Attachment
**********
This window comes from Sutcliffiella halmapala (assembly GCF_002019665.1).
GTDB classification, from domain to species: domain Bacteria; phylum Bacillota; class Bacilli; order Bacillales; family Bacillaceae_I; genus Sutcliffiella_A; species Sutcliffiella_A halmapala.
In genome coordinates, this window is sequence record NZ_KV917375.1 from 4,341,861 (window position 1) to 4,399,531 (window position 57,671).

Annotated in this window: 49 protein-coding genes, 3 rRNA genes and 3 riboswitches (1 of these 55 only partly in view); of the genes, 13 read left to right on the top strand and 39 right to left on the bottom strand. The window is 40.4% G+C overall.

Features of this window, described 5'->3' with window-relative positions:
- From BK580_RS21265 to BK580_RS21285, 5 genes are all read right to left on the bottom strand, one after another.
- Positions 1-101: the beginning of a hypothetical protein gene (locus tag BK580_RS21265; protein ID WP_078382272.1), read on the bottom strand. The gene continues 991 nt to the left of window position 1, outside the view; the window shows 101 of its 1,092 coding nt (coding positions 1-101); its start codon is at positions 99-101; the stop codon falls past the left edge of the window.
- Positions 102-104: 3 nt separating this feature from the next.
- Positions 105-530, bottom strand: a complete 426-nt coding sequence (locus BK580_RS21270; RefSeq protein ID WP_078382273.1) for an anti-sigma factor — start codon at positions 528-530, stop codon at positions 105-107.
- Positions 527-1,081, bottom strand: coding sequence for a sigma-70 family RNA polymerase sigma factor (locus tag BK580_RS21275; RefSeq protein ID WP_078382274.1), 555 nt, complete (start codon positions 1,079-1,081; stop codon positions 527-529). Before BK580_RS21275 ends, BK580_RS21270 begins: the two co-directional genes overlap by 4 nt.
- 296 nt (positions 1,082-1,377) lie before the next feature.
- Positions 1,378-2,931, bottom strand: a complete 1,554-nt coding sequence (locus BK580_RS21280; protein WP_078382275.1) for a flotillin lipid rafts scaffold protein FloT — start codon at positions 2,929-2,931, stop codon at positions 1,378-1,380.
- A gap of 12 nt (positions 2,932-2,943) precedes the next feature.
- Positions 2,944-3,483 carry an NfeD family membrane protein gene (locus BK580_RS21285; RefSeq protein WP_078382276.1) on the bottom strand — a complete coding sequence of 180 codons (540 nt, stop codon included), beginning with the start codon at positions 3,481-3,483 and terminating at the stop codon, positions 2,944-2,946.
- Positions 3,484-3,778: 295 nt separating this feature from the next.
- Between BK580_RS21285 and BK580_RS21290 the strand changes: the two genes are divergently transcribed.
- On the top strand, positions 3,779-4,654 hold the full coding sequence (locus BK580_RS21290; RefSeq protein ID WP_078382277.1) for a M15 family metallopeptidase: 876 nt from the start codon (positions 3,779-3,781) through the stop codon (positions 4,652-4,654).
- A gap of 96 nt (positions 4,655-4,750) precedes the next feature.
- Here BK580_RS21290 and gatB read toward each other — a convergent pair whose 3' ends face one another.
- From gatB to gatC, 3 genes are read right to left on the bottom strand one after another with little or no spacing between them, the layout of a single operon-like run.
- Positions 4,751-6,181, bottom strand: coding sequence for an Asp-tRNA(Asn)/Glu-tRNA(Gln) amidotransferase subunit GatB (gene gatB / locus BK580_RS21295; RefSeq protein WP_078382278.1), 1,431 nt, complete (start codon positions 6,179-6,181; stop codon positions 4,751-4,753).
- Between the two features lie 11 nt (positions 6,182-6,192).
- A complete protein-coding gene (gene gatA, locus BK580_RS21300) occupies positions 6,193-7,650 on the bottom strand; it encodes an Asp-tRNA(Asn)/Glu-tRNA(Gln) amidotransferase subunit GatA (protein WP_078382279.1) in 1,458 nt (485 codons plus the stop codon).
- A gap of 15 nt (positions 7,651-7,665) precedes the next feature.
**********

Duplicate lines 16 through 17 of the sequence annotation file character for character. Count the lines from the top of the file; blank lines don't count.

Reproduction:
- Between BK580_RS21285 and BK580_RS21290 the strand changes: the two genes are divergently transcribed.
- On the top strand, positions 3,779-4,654 hold the full coding sequence (locus BK580_RS21290; RefSeq protein ID WP_078382277.1) for a M15 family metallopeptidase: 876 nt from the start codon (positions 3,779-3,781) through the stop codon (positions 4,652-4,654).